The West Bengal chief minister’s decision to contest the upcoming Assembly election from Nandigram has set off a political storm in the state
Mamata Banerjee’s decision to contest the upcoming Assembly election from Nandigram has set off a political storm in the state. While the decision has been hailed by some as a smart tactical move, it can also be read as a tacit acknowledgment that the Trinamool Congress will face a tough contest from the Bharatiya Janata Party.
In deciding to contest from Nandigram, Banerjee has set herself up for a bitter battle with Suvendu Adhikari, the TMC turncoat who has now joined the BJP.
Adhikari, on his part, accepted the challenge thrown by the West Bengal chief minister, asserting that he will defeat her in the election or quit politics.
He, however, said the final decision to field candidates will be taken by the BJP leadership after a thorough discussion and not in an ‘arbitrary’ way like in the ruling TMC.
Here is what Banerjee’s decision to contest from Nandigram could mean for the electoral battle.
Strategy to confine Adhikari?
While the BJP has long displaced the CPM as the main opposition to the TMC in West Bengal, its ambitions for success in the West Bengal election are hobbled by the lack of a strong chief ministerial candidate. The saffron party has not yet made any specific announcement about its chief ministerial face for the polls. However, in Adhikari, the BJP has got an important mass leader who can pose a stiff challenge to the TMC.
Adhikari is particularly influential in the Jangalmahal and South Bengal regions. In South Bengal, the TMC had earlier prevented a BJP surge even in the 2019 Lok Sabha election. Now, Adhikari’s entry into the saffron party’s ranks could help it turn the tables. He also wields significant influence in the three districts of Jangalmahal — Bankura, Purulia, and Paschim Medinipur, apart from his home ground of Purba Medinipur. These districts account for 63 Assembly seats, and Adhikari could be in a position to influence election outcomes in 20-30 of them, according to a report in The Indian Express.
Thus, curbing the ability of Adhikari to sway voters would be a crucial part of the TMC’s strategy. Banerjee’s decision to contest from Nandigram — which Adhikari represented till 21 December, 2020 — seems to be aimed at confining him to his constituency as much as possible.
Nandigram also holds particular significance for both Banerjee and Adhikari. The agitation in Nandigram in the Purba Medinipur district over land acquisition in the late 2000s catapulted Banerjee to power in 2011, ending the 34 years of Left rule. However, Adhikari after switching over to the BJP has been alleging that the chief minister has forgotten the people of the area that helped her get to the top post. In 2007, he had played a key role in co-ordinating the agitation on the ground.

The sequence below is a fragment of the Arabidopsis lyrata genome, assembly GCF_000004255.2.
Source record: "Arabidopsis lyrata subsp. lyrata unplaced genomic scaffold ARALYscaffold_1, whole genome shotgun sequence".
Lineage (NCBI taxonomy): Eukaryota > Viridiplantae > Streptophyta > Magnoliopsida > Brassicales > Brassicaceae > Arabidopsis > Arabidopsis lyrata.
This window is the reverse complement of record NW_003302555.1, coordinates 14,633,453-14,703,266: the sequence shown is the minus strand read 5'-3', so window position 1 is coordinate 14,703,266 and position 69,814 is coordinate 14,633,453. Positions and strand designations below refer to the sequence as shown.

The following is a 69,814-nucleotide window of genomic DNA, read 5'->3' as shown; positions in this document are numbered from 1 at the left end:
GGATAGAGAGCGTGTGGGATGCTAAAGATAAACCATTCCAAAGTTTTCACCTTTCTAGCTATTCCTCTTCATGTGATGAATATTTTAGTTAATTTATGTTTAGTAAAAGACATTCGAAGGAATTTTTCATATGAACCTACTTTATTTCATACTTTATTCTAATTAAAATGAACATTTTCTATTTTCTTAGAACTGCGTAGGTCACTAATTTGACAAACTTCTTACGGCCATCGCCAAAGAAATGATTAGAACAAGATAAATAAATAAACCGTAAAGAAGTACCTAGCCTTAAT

Acknowledgment of BJP’s rising clout
If there was ever any doubt about whether or not TMC takes the BJP’s electoral challenge seriously, Banerjee’s decision to contest from Nandigram would dispel it. After all, the TMC supremo too would need to invest a lot of time and resources for what will certainly be a prestige battle for both parties. If Banerjee has decided to do so, it would be because she has calculated that the gains from making Adhikari face a tough challenge in his own backyard outweigh the costs for her campaign elsewhere.
The TMC has reason to be wary. The prospect of the BJP coming to power would have been considered unthinkable five years ago, but is now a distinct possibility. As per an opinion poll by ABP-CVoter, the TMC will win 158 seats, just ten seats more than the magic figure of 148. The BJP is tipped to win 102 seats if polls are held today. With three to four months to go for the election, this would be too close for comfort for the TMC.
For the BJP, this would represent an astounding rise from 2016, when it won just 3 Assembly seats in West Bengal. The saffron party would also take heart from its performance in the 2019 Lok Sabha election, when it won 18 seats, marginally behind the TMC’s tally of 22. Its vote share increased from 16.8 percent in the 2014 Lok Sabha election to 40.25 percent in the 2019 polls.
The worry for the BJP, however, would be the fact that its performance in recent Assembly elections has consistently been significantly worse than its performance in the Lok Sabha election in the same places.
Nevertheless, the TMC, which is up against both the BJP and possible anti-incumbency from the past decade, will have its task cut out in the coming few months. Banerjee’s decision to take Adhikari on in Nandigram indicates that she is aware of the enormity of the challenge she faces this time.
With inputs from PTI
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